mr hamimi family

Families may adopt different roles

When a parent is addicted to alcohol or drugs, the entire family is set up around the addict and their addiction.

Children tend to follow designated roles as the family acts out the drama of addiction. Children develop these roles due to family dynamics. For a child in an addicted household, he or she will usually only fulfil one role. The parents and family will not acknowledge any behavior outside this family role. In a more functioning household, children often move fluidly between roles. These roles are generally known as codependent roles.

So what are addicted family roles? They are:

Little Parent:

This child usually functions as a surrogate parent. While the parent is immersed in their addiction, the little parent will take on the parenting of younger children and sometimes begin to parent the parents.

Inside the little parent feels overburdened by the responsibilities they have been given. While they gain esteem from the love they give and receive, they miss opportunities to be children themselves.

Little Hero.

This child fulfils the family values. If the family values emphasize the need for advanced education and careers, this child will be the perfect student. If the family values are criminal in nature, this child will become a professional criminal. Addicted parents often brag about the hero child.

Inside, the hero feels tremendous pressure to achieve. It feels as if the entire family is depending on them to be successful. They will often put aside their needs in order to achieve. This child is particularly vulnerable to addiction due to the disconnection from himself.

Little Mascot.

This is the fun and funny child. They are the life of the party. In fact, many family occasions cannot begin until the mascot arrives. The mascot child often “lights up” the room.

Inside, the mascot is terrified of family conflict. This child feels responsible for everyone getting along and will often intercede in family arguments with jokes to distract from the argument. While popular in school, this child struggles with any form of intimate relationship due to their fear of conflict.

Chief Enabler.

The chief enabler is person who makes the addict’s life work. They generally absorb the consequences of the addict’s behavior. While the chief enabler is usually the other parent, it is not uncommon to have children fulfilling this role by working jobs to provide for the family, buying drugs or alcohol for the addicted parent, and enabling the addict to continue in his or her addiction.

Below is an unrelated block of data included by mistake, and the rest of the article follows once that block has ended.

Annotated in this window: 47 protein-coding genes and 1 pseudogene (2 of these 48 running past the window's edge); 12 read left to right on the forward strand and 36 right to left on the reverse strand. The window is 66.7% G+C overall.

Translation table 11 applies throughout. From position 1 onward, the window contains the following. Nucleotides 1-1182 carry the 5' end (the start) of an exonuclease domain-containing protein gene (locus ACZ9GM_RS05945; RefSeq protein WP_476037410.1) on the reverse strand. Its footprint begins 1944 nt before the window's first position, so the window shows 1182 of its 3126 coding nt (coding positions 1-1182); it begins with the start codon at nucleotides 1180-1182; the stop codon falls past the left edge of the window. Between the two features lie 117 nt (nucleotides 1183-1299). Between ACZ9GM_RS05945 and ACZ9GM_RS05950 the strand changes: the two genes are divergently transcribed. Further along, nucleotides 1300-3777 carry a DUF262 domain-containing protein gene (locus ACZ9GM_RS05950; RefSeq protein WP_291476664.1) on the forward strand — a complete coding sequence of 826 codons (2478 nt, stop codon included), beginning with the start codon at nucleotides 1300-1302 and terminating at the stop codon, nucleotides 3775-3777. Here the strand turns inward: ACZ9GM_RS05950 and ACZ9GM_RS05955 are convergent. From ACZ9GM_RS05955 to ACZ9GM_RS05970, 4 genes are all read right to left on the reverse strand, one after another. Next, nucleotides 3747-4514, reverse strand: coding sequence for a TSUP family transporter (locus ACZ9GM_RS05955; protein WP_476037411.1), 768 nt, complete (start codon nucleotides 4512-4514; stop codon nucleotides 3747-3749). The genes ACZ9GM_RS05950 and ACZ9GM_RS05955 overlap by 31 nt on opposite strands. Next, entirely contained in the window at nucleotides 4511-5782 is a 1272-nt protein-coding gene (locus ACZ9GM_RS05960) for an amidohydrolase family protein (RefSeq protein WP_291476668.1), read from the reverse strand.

Inside, the chief enabler feels very out of control. Their life revolves around the addict and the addict’s behavior. Because the chief enabler lives in response to another person, they are unable to live out their own wishes and dreams.

Scapegoat.

This is the problem child; the child who absorbs the family conflict. As a young child, the scapegoat might be blamed for things that he has not control over. This teaches the child that they will be in trouble no matter what they do. Therefore, by adolescence, the scapegoat acts out the family anger through aggressive acts, criminal behavior and difficulties in school. This child seems to always be in trouble.

Inside, the scapegoat feels hopeless and trapped. There is very little this child can do without getting into trouble. The scapegoat believes that something is significantly wrong with him.

Lost child.

This is the forgotten child. The lost child is often left places or otherwise forgotten. In turn, this child becomes involved in their own world of books, fantasy or television. A lost child may have an entire world filled with friends and activities that the family knows nothing about.

Inside, the lost child feels very sad and alone. She is invisible to almost everyone in the family. Often, in adulthood, the lost child may completely disconnect from the family literally creating her own world.

See also;

Related Reading:

Unwasted: My Lush Sobriety
Codependent No More: How to Stop Controlling Others and Start Caring for Yourself
The Ultimate Codependency Guide: How to Be Codependent No More and Have Healthy Relationships for Life: codependent no more, codependency, codependent, codependency for women, relationship advice
The New Male Sexuality, Revised Edition